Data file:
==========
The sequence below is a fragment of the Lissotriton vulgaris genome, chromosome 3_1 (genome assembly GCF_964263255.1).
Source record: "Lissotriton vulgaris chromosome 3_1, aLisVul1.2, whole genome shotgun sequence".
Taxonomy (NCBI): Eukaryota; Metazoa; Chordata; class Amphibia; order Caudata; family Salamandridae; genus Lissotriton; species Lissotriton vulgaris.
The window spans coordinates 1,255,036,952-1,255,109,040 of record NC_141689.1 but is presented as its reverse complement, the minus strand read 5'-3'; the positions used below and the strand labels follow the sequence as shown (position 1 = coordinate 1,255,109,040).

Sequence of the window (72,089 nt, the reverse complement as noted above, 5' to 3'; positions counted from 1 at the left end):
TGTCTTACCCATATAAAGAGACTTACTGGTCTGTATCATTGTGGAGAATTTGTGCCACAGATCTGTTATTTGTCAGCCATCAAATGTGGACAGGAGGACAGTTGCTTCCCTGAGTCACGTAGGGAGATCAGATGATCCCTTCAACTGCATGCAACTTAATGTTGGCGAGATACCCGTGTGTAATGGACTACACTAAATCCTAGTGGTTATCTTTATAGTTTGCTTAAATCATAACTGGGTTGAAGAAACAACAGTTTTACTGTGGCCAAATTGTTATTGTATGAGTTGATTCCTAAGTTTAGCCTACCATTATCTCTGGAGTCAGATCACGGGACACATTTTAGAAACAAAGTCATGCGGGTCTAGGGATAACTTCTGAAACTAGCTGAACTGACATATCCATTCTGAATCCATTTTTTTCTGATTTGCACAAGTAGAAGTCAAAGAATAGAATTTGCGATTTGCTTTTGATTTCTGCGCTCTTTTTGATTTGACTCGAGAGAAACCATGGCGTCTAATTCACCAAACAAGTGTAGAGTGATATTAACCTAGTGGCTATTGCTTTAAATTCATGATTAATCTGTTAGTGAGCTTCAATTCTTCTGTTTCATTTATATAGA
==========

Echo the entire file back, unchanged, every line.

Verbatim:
The sequence below is a fragment of the Lissotriton vulgaris genome, chromosome 3_1 (genome assembly GCF_964263255.1).
Source record: "Lissotriton vulgaris chromosome 3_1, aLisVul1.2, whole genome shotgun sequence".
Taxonomy (NCBI): Eukaryota; Metazoa; Chordata; class Amphibia; order Caudata; family Salamandridae; genus Lissotriton; species Lissotriton vulgaris.
The window spans coordinates 1,255,036,952-1,255,109,040 of record NC_141689.1 but is presented as its reverse complement, the minus strand read 5'-3'; the positions used below and the strand labels follow the sequence as shown (position 1 = coordinate 1,255,109,040).

Sequence of the window (72,089 nt, the reverse complement as noted above, 5' to 3'; positions counted from 1 at the left end):
TGTCTTACCCATATAAAGAGACTTACTGGTCTGTATCATTGTGGAGAATTTGTGCCACAGATCTGTTATTTGTCAGCCATCAAATGTGGACAGGAGGACAGTTGCTTCCCTGAGTCACGTAGGGAGATCAGATGATCCCTTCAACTGCATGCAACTTAATGTTGGCGAGATACCCGTGTGTAATGGACTACACTAAATCCTAGTGGTTATCTTTATAGTTTGCTTAAATCATAACTGGGTTGAAGAAACAACAGTTTTACTGTGGCCAAATTGTTATTGTATGAGTTGATTCCTAAGTTTAGCCTACCATTATCTCTGGAGTCAGATCACGGGACACATTTTAGAAACAAAGTCATGCGGGTCTAGGGATAACTTCTGAAACTAGCTGAACTGACATATCCATTCTGAATCCATTTTTTTCTGATTTGCACAAGTAGAAGTCAAAGAATAGAATTTGCGATTTGCTTTTGATTTCTGCGCTCTTTTTGATTTGACTCGAGAGAAACCATGGCGTCTAATTCACCAAACAAGTGTAGAGTGATATTAACCTAGTGGCTATTGCTTTAAATTCATGATTAATCTGTTAGTGAGCTTCAATTCTTCTGTTTCATTTATATAGA